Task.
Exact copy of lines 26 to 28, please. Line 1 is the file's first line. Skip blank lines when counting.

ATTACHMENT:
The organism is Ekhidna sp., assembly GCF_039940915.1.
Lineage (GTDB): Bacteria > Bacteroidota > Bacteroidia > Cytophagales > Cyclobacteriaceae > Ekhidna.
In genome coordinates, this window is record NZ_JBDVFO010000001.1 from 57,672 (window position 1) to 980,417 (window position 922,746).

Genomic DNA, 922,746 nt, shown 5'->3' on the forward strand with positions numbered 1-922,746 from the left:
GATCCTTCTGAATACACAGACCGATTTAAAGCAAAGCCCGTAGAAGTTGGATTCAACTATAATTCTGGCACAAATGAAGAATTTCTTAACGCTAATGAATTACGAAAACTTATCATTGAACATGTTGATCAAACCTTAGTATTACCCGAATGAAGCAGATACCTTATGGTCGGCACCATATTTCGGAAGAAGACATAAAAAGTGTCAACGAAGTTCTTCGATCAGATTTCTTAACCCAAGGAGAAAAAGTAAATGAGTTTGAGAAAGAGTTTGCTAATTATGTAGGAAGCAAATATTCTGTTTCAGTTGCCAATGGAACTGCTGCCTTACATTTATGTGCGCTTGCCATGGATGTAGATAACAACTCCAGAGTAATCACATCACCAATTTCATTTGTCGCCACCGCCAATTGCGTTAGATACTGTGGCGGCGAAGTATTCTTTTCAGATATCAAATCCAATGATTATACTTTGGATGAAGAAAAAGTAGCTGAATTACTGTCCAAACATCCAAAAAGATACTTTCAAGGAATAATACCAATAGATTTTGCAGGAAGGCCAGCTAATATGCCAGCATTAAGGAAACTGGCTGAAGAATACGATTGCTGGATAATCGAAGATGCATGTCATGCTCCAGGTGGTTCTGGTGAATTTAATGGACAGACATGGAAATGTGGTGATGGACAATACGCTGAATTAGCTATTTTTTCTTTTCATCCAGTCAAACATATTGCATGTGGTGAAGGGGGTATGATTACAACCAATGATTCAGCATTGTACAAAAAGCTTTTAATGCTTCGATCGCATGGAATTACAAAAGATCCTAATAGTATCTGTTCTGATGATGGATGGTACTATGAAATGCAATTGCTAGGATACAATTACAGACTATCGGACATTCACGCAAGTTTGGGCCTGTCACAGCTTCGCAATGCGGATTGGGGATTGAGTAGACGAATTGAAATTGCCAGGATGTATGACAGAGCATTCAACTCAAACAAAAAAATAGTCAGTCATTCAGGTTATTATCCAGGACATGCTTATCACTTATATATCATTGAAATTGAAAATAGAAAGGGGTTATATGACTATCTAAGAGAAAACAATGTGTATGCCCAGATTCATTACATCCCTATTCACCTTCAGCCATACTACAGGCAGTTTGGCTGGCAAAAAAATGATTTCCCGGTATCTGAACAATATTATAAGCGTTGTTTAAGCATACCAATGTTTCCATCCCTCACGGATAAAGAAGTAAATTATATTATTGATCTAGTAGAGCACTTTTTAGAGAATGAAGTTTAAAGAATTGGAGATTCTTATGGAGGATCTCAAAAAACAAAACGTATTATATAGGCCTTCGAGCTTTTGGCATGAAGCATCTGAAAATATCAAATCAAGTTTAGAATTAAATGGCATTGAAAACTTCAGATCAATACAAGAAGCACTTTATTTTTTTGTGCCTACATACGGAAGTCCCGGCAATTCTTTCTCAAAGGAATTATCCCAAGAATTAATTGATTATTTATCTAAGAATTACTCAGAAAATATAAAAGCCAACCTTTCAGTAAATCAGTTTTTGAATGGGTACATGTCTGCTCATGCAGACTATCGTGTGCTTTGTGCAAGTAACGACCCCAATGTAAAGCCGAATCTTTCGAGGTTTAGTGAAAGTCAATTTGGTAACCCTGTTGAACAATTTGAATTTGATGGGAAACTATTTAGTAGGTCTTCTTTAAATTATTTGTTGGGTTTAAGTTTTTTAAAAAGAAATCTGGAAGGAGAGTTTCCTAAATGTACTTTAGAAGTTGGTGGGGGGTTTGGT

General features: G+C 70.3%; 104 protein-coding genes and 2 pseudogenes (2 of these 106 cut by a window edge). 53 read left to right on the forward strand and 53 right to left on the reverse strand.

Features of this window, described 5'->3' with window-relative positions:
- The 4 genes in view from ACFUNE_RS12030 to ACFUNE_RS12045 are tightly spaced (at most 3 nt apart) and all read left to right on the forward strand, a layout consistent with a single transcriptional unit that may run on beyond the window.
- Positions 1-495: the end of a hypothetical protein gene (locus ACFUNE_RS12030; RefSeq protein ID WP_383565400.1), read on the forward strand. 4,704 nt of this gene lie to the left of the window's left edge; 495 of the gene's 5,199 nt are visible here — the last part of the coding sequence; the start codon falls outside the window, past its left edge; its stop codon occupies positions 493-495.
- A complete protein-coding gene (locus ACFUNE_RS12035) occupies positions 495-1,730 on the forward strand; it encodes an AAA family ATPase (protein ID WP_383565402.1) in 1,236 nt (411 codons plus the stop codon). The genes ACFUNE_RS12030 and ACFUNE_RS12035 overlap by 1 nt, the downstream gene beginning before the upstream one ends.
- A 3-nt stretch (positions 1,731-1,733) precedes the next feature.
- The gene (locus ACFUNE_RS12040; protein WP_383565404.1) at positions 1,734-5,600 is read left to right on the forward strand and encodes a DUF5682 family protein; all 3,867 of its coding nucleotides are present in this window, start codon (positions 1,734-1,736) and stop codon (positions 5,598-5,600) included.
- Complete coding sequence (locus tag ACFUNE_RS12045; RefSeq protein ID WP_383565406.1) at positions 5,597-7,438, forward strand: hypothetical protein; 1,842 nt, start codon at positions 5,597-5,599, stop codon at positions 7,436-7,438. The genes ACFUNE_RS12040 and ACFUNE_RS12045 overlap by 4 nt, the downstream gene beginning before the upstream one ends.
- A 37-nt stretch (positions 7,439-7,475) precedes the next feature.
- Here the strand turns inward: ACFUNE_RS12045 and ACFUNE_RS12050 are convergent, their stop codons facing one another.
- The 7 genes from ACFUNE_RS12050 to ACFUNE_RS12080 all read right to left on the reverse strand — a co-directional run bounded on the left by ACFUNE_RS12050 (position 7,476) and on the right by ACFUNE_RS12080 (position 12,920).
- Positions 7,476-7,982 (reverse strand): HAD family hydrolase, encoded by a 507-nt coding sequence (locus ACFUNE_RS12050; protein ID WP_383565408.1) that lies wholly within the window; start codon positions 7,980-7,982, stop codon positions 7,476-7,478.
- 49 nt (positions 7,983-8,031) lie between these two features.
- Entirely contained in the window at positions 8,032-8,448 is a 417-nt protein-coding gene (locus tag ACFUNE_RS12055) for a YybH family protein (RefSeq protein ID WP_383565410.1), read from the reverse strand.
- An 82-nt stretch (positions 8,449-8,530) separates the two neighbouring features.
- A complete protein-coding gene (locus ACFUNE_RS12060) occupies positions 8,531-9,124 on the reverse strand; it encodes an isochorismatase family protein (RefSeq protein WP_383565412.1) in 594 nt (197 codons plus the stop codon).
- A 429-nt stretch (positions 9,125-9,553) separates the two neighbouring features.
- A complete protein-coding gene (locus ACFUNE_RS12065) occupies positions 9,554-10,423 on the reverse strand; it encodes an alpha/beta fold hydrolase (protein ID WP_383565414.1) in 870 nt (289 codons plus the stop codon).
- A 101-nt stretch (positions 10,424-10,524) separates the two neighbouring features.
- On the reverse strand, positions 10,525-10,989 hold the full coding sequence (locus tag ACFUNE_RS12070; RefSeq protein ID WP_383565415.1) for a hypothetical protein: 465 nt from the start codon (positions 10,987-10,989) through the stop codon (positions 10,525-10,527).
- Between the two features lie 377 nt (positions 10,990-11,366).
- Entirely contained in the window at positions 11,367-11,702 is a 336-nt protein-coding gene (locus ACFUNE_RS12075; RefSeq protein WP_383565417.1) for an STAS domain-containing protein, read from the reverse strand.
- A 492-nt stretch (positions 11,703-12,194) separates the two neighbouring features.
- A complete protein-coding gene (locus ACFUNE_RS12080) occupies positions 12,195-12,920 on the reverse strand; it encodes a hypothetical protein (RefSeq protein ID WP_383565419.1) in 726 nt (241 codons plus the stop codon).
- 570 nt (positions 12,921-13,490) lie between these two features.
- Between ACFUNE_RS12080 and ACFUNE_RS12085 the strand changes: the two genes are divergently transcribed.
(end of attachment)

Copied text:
- Between the two features lie 377 nt (positions 10,990-11,366).
- Entirely contained in the window at positions 11,367-11,702 is a 336-nt protein-coding gene (locus ACFUNE_RS12075; RefSeq protein WP_383565417.1) for an STAS domain-containing protein, read from the reverse strand.
- A 492-nt stretch (positions 11,703-12,194) separates the two neighbouring features.